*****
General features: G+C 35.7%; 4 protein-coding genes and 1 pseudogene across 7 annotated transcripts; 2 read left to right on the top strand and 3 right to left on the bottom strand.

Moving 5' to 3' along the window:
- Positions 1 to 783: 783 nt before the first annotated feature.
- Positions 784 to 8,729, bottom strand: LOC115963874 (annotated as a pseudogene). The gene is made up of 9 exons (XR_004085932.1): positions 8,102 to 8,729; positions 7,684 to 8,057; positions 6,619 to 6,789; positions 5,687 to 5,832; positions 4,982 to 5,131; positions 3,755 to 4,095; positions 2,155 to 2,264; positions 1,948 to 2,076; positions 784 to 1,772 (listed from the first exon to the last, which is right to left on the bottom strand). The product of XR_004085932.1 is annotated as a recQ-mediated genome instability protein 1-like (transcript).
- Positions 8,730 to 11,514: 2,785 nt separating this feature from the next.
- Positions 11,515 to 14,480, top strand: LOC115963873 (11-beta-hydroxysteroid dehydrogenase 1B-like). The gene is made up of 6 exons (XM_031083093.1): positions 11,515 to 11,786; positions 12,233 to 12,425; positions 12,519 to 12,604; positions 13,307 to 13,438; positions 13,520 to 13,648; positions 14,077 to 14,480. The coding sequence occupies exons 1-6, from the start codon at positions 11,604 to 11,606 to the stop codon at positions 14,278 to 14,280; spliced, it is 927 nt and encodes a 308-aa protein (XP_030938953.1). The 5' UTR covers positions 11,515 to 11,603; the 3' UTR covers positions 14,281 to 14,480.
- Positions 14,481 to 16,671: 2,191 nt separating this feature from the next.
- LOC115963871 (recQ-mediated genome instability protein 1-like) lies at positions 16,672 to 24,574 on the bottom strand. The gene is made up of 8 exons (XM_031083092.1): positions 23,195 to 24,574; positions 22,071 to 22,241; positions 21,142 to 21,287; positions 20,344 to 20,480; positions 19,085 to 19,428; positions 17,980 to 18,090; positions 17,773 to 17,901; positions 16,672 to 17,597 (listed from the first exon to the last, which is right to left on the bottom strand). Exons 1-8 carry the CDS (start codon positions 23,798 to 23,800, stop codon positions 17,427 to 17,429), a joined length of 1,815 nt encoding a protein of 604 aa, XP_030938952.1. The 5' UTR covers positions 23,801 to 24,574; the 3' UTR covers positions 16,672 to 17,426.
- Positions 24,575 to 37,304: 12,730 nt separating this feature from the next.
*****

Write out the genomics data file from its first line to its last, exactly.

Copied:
General features: G+C 35.7%; 4 protein-coding genes and 1 pseudogene across 7 annotated transcripts; 2 read left to right on the top strand and 3 right to left on the bottom strand.

Moving 5' to 3' along the window:
- Positions 1 to 783: 783 nt before the first annotated feature.
- Positions 784 to 8,729, bottom strand: LOC115963874 (annotated as a pseudogene). The gene is made up of 9 exons (XR_004085932.1): positions 8,102 to 8,729; positions 7,684 to 8,057; positions 6,619 to 6,789; positions 5,687 to 5,832; positions 4,982 to 5,131; positions 3,755 to 4,095; positions 2,155 to 2,264; positions 1,948 to 2,076; positions 784 to 1,772 (listed from the first exon to the last, which is right to left on the bottom strand). The product of XR_004085932.1 is annotated as a recQ-mediated genome instability protein 1-like (transcript).
- Positions 8,730 to 11,514: 2,785 nt separating this feature from the next.
- Positions 11,515 to 14,480, top strand: LOC115963873 (11-beta-hydroxysteroid dehydrogenase 1B-like). The gene is made up of 6 exons (XM_031083093.1): positions 11,515 to 11,786; positions 12,233 to 12,425; positions 12,519 to 12,604; positions 13,307 to 13,438; positions 13,520 to 13,648; positions 14,077 to 14,480. The coding sequence occupies exons 1-6, from the start codon at positions 11,604 to 11,606 to the stop codon at positions 14,278 to 14,280; spliced, it is 927 nt and encodes a 308-aa protein (XP_030938953.1). The 5' UTR covers positions 11,515 to 11,603; the 3' UTR covers positions 14,281 to 14,480.
- Positions 14,481 to 16,671: 2,191 nt separating this feature from the next.
- LOC115963871 (recQ-mediated genome instability protein 1-like) lies at positions 16,672 to 24,574 on the bottom strand. The gene is made up of 8 exons (XM_031083092.1): positions 23,195 to 24,574; positions 22,071 to 22,241; positions 21,142 to 21,287; positions 20,344 to 20,480; positions 19,085 to 19,428; positions 17,980 to 18,090; positions 17,773 to 17,901; positions 16,672 to 17,597 (listed from the first exon to the last, which is right to left on the bottom strand). Exons 1-8 carry the CDS (start codon positions 23,798 to 23,800, stop codon positions 17,427 to 17,429), a joined length of 1,815 nt encoding a protein of 604 aa, XP_030938952.1. The 5' UTR covers positions 23,801 to 24,574; the 3' UTR covers positions 16,672 to 17,426.
- Positions 24,575 to 37,304: 12,730 nt separating this feature from the next.